MIT's 'Enigma' system uses bitcoin tricks to share encrypted data

The MIT Media Lab and two bitcoin experts have unveiled a prototype encryption system that lets you share it with a third party (or be computed with), without anyone else decrypting it. It means untrusted computers could still be tasked with dealing with sensitive data, but without putting said data at any risk. The trick is called homomorphic encryption, which MIT's Guy Zyskind compares to a black box: "You send whatever data you want, and it runs in the black box and only returns the result. The actual data is never revealed." It does this by hacking up the data into pieces and randomly spreading parts across hundreds of computers in the Enigma (the name of the prototype) network.

At each node of this network, calculations are performed before the user pulls all the constituent parts back together. The nodes, en masse, can collective do the thinking, even without seeing the rest of the orginal data. The system uses the same anti-fraud record that's found in the bitcoin blockchain. As mentioned in Wired, this could lead to some very interesting conclusions: a search engine request that returns results, but never sees the user's original search, the ability to share sensitive medical data with medical companies and advertisers without privacy risks. Oz Nathan, Enigma's co-creator said:"No one wants to give their data to some company when you don't know what they'll do with it."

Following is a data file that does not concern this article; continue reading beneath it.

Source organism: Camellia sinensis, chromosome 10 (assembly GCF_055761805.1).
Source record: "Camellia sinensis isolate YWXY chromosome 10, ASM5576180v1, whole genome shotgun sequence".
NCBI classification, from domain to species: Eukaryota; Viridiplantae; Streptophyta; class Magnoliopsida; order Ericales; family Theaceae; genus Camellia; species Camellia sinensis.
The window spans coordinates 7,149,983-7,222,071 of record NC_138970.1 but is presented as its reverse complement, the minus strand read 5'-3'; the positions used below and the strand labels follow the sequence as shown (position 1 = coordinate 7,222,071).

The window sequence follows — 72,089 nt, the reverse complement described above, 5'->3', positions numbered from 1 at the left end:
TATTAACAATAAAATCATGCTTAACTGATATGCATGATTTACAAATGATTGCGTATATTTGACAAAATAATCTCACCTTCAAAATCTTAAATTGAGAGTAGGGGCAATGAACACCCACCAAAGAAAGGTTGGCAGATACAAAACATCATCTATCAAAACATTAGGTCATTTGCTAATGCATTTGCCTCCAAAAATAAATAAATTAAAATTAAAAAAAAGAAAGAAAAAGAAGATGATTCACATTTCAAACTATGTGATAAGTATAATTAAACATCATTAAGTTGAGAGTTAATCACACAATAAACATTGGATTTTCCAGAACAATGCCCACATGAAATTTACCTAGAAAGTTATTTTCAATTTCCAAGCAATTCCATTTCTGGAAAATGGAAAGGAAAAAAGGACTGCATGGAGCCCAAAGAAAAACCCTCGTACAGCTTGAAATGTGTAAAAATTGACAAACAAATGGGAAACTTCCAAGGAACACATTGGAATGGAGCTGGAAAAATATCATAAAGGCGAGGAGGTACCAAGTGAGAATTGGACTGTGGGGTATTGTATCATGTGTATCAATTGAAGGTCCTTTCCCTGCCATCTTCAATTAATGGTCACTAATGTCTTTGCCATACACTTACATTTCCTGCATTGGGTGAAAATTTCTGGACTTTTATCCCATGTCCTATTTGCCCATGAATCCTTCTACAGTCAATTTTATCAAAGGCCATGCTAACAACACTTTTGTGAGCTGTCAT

"But if you have guaranteed privacy, data analysis can be a lot more powerful. People will actually be willing to share more." Another notable part of this system is that computational power needed is less than 100 times that of the unencrypted calculation. They hope to reduce this to around just ten times the processing power.